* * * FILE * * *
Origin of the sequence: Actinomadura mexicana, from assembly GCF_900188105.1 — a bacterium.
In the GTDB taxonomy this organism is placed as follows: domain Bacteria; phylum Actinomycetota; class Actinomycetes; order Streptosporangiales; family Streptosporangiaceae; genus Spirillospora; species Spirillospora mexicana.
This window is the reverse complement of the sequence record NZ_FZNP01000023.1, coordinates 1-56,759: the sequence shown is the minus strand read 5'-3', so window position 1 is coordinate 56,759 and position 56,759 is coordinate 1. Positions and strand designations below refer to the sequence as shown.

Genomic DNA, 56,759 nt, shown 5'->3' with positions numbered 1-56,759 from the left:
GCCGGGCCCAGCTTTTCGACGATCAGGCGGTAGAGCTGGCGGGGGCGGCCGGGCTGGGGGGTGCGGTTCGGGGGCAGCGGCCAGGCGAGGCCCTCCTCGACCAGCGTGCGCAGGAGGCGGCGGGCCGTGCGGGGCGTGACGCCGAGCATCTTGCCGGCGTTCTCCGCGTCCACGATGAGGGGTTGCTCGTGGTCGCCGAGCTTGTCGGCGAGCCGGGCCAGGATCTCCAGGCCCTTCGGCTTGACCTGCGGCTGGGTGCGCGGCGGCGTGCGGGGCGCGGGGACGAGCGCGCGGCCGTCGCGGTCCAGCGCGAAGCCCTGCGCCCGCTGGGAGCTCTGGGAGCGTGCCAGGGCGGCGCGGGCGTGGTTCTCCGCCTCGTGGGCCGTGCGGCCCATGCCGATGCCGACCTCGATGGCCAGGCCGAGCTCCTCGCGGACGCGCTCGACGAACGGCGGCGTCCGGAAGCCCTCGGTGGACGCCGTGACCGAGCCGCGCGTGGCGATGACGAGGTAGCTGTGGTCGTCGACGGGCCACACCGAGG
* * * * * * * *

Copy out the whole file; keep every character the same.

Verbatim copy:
Origin of the sequence: Actinomadura mexicana, from assembly GCF_900188105.1 — a bacterium.
In the GTDB taxonomy this organism is placed as follows: domain Bacteria; phylum Actinomycetota; class Actinomycetes; order Streptosporangiales; family Streptosporangiaceae; genus Spirillospora; species Spirillospora mexicana.
This window is the reverse complement of the sequence record NZ_FZNP01000023.1, coordinates 1-56,759: the sequence shown is the minus strand read 5'-3', so window position 1 is coordinate 56,759 and position 56,759 is coordinate 1. Positions and strand designations below refer to the sequence as shown.

Genomic DNA, 56,759 nt, shown 5'->3' with positions numbered 1-56,759 from the left:
GCCGGGCCCAGCTTTTCGACGATCAGGCGGTAGAGCTGGCGGGGGCGGCCGGGCTGGGGGGTGCGGTTCGGGGGCAGCGGCCAGGCGAGGCCCTCCTCGACCAGCGTGCGCAGGAGGCGGCGGGCCGTGCGGGGCGTGACGCCGAGCATCTTGCCGGCGTTCTCCGCGTCCACGATGAGGGGTTGCTCGTGGTCGCCGAGCTTGTCGGCGAGCCGGGCCAGGATCTCCAGGCCCTTCGGCTTGACCTGCGGCTGGGTGCGCGGCGGCGTGCGGGGCGCGGGGACGAGCGCGCGGCCGTCGCGGTCCAGCGCGAAGCCCTGCGCCCGCTGGGAGCTCTGGGAGCGTGCCAGGGCGGCGCGGGCGTGGTTCTCCGCCTCGTGGGCCGTGCGGCCCATGCCGATGCCGACCTCGATGGCCAGGCCGAGCTCCTCGCGGACGCGCTCGACGAACGGCGGCGTCCGGAAGCCCTCGGTGGACGCCGTGACCGAGCCGCGCGTGGCGATGACGAGGTAGCTGTGGTCGTCGACGGGCCACACCGAGG